Oh my, she is a little heart stopper but it is hard to believe that our Pippi Longstocking was surrendered to a local pound along with the words, “We don’t want her”.  Yet this ever so friendly and assertive little kid is only too willing to greet her new human friends. In fact, Pippi has taken it upon herself to become the new farm chaperone, ushering volunteers to their daily tasks and making sure that pats, cuddles and fussing over adorable little goats are at the top of everyone’s to do list. And just like her namesake, nothing much fazes our Pippi Longstocking, except of course cruelty towards animals.  Diminutive in size, we too think our Pippi will never grow up, that is at least into a large goat for she has the tiniest most petite little goaty feet we have ever seen, about half the size of our orphan baby goats.

Pippi

While Pippi Longstocking can look forward to many exciting adventures here at Edgar’s Mission, caring for and protecting animals should never be a venture into the unknown. Please if you are considering taking an animal into your world, consider that you could well be taking on a twenty year commitment, which comes complete with both joyous times as well as heart ache and financial responsibilities.  And while you may have many friends, you will always be the best friend of your animal companion, please never forget that. Continue reading

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Looking down the barrel of a gun – Meet Doctor No

Dr No

With his distinctive lavender feathers and quirky ear muffs, our new friend quickly stamped himself as hailing from the Araurana poultry breed.  But after one meeting with the handsome, ‘shaken not stirred’ Sean Connery (another recently arrived Araucana rooster) it appeared no amount of counter intelligence could quell the radio activity between these two.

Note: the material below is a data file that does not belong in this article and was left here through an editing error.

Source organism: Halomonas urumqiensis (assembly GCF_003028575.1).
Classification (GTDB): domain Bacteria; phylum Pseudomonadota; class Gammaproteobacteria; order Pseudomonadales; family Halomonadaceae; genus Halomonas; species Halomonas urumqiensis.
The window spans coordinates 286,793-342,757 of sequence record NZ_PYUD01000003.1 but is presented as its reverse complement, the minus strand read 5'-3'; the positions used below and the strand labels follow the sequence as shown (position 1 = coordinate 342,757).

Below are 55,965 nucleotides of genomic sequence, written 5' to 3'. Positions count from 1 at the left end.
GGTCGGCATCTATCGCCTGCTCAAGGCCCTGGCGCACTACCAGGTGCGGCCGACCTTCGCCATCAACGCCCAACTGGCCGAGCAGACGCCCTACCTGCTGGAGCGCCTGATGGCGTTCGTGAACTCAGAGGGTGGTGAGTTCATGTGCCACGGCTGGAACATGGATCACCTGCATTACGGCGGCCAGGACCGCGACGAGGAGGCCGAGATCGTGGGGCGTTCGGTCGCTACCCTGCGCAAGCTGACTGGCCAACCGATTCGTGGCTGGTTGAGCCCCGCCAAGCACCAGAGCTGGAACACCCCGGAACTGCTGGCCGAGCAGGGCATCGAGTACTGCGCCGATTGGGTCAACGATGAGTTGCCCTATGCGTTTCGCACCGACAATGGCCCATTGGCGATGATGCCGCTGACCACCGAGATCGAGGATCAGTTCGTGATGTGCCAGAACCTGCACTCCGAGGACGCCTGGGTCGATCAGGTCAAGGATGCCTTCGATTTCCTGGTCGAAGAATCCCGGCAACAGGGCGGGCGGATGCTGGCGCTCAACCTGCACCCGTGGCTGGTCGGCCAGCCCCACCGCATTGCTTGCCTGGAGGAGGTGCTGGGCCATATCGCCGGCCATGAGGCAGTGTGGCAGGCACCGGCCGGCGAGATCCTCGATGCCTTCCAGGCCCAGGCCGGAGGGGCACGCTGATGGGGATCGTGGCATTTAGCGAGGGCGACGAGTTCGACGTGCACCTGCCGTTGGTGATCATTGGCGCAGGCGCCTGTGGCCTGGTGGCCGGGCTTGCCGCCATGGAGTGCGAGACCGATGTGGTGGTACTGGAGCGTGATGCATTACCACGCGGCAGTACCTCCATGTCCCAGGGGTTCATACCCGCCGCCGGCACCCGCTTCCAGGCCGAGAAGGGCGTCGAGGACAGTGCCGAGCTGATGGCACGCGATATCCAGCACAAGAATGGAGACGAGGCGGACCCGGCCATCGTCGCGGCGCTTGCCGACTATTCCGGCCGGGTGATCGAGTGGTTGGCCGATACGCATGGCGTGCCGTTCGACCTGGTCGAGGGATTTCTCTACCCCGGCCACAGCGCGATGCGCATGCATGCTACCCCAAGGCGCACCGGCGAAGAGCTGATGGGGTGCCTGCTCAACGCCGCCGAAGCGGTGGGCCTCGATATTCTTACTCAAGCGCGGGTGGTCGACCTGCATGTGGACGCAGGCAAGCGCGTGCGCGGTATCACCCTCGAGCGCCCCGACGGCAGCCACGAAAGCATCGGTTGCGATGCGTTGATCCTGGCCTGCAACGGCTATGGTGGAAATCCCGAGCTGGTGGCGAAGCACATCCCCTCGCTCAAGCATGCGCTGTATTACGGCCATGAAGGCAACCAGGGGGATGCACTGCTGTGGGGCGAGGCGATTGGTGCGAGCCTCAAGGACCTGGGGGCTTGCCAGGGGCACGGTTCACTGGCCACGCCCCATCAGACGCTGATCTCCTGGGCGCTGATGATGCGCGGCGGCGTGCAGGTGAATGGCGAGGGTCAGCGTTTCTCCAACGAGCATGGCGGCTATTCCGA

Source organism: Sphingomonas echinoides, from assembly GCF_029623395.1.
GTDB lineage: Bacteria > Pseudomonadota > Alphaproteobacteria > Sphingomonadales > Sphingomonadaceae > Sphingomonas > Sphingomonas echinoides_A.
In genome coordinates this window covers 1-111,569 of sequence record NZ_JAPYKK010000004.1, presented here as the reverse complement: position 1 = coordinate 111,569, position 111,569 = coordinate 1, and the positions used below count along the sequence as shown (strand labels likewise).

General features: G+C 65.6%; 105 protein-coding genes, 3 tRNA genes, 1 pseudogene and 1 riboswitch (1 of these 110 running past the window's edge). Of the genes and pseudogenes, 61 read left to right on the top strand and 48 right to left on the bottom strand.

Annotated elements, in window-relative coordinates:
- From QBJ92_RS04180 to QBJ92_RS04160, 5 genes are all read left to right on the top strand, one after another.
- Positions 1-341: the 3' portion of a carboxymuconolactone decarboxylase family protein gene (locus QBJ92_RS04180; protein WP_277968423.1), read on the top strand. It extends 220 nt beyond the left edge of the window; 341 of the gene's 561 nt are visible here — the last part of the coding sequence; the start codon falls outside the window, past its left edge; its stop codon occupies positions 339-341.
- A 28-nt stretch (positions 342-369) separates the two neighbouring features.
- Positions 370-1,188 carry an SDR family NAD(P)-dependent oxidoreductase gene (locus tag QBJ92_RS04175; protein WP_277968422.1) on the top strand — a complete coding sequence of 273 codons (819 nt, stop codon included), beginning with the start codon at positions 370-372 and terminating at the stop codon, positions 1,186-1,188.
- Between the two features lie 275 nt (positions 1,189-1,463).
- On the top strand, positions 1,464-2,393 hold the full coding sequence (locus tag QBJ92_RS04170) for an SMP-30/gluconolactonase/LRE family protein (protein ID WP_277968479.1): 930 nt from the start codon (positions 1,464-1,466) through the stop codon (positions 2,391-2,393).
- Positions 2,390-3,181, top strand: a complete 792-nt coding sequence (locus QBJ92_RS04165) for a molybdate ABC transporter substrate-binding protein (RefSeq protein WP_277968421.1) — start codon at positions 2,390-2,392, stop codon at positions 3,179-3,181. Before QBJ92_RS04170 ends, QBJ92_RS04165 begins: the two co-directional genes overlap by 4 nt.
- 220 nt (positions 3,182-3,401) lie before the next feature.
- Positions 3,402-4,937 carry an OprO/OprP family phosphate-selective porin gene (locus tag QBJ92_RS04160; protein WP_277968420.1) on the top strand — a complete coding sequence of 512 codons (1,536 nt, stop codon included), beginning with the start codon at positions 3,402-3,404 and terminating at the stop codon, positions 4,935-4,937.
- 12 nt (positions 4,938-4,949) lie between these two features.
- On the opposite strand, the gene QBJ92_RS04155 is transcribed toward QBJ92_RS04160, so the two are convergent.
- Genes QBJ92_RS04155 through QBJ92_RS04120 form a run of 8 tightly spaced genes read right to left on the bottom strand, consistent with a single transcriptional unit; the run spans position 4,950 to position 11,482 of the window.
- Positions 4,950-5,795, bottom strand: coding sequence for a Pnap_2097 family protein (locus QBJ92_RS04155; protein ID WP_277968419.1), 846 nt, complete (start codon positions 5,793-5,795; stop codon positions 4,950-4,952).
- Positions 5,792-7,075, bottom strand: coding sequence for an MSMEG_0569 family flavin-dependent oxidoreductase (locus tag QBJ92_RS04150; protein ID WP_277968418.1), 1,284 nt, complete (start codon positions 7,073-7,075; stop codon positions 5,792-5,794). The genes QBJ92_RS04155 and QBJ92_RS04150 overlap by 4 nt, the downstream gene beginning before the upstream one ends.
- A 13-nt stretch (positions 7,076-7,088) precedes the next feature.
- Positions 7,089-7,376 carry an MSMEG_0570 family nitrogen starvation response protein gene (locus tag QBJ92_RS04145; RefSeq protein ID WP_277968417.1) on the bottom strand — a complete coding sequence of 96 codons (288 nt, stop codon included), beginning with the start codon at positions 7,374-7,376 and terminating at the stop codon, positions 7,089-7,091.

Dr No arrived at our sanctuary under similar circumstances to his adversary, yet despite their ruggedly handsome good looks, both were looking down the barrel of the same unpleasant outcome, simply for being born male.  Sadly this is the lot for so many roosters brought into this world, as we humans play double agent with our kindness toward them.  Yet given the chance, roosters can become firm favourites in many a farmyard and heart. All they need is a little CIA (Compassion in Action).  Continue reading

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Baabara Anne needs a barber!!

Baarbara Anne

Our latest sheepy friend Baabara Anne certainly does need a date with a barber, with several years of fleece thickly embracing her.  This is one date that will have to be kept waiting due to the bitter winter chills, cold days and rainy nights that are currently reigning supreme here at this time of year.  As newly shorn sheep are prone to hypothermia, shearing Baabara Anne at this time of year would place a double burden on the poor ewe.  Surrendered from a backyard, Baabara Anne has quickly adjusted to the life of a flock sheep and greatly takes comfort in being surrounded by her own kind as opposed to paling fences and barking dogs.

Baarbara Anne